8. Have a good learning environment
Studying in a busy area will never be conducive to good learning. It’s not always in our control, but if possible, try to set up a learning space where you can get on with work without distractions. Here are some simple tips:
Let people know you are working and shut the door to avoid noise. If that is not possible, see if you can get some noise-canceling headphones or download a white noise app on your phone.
If you work better with background noise, find a playlist that you can have in the background that won’t disturb you.
Make sure you have everything you need before you settle down to work.
Turn off your notifications on your phone and computer.
9. Goals and rewards.
I’m a great believer in setting goals for myself, whether it be to complete a piece of work by a specific time or to learn a new skill. Having a goal helps me focus my effort. Improving your GPA should be your ultimate goal but reach it by breaking down your work into smaller achievable goals.
When setting goals, be SMART; that’s an acronym for Specific, Measurable, Achievable, Relevant, and Time-bound.
Specific – The more specific a goal is, the easier it will be to focus on it and take the necessary action to accomplish it. For example, a goal such as “I will study more” is rather vague. On the other hand, “I will study in my room every day between 4 pm and 6 pm is specific and provides you with an actionable plan.
Measurable – In the above example, saying ‘I will study more’ is not measurable. At the same time, in the second version, you have set a goal to study a certain number of hours, and you have a concrete expectation to work towards.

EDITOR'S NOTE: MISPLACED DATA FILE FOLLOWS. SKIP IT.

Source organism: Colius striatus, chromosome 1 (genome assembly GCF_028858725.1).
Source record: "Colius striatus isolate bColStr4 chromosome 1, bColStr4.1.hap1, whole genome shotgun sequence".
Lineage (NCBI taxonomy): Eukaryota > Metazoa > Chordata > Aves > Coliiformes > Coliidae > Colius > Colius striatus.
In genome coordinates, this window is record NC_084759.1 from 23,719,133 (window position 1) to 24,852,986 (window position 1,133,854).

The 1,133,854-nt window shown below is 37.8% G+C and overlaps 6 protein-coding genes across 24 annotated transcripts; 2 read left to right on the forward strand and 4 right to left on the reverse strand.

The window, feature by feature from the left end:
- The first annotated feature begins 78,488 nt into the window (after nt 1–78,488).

Achievable – Objectives should be challenging but possible to achieve. The point of a target is to challenge and motivate yourself to complete a piece of work. If you set your target too high, it can cause stress and decrease the chance of your target actually being within reach. Likewise, if a target is too easy, it will inhibit you from pushing yourself and doing more. Therefore, setting yourself a reasonable target is crucial!
Relevant – Your objective should align with what you need to achieve; otherwise, you might achieve your objective, but it does not have any impact on your GPA. If you need to improve in English, spending extra time studying Maths is unlikely to help your English!
Time-bound – You need to keep on track by setting a precise time or date when your goal will be complete. Having that set date will help you judge how well you progress toward your goal.
Alongside setting goals, ensure you are good to yourself by rewarding your achievements. Set a GPA goal and reward yourself with something you want when you achieve it.
Follow these nine steps, and you will see an improvement in your GPA, and as a result, you will have improved your chances of being accepted into the college of your dreams!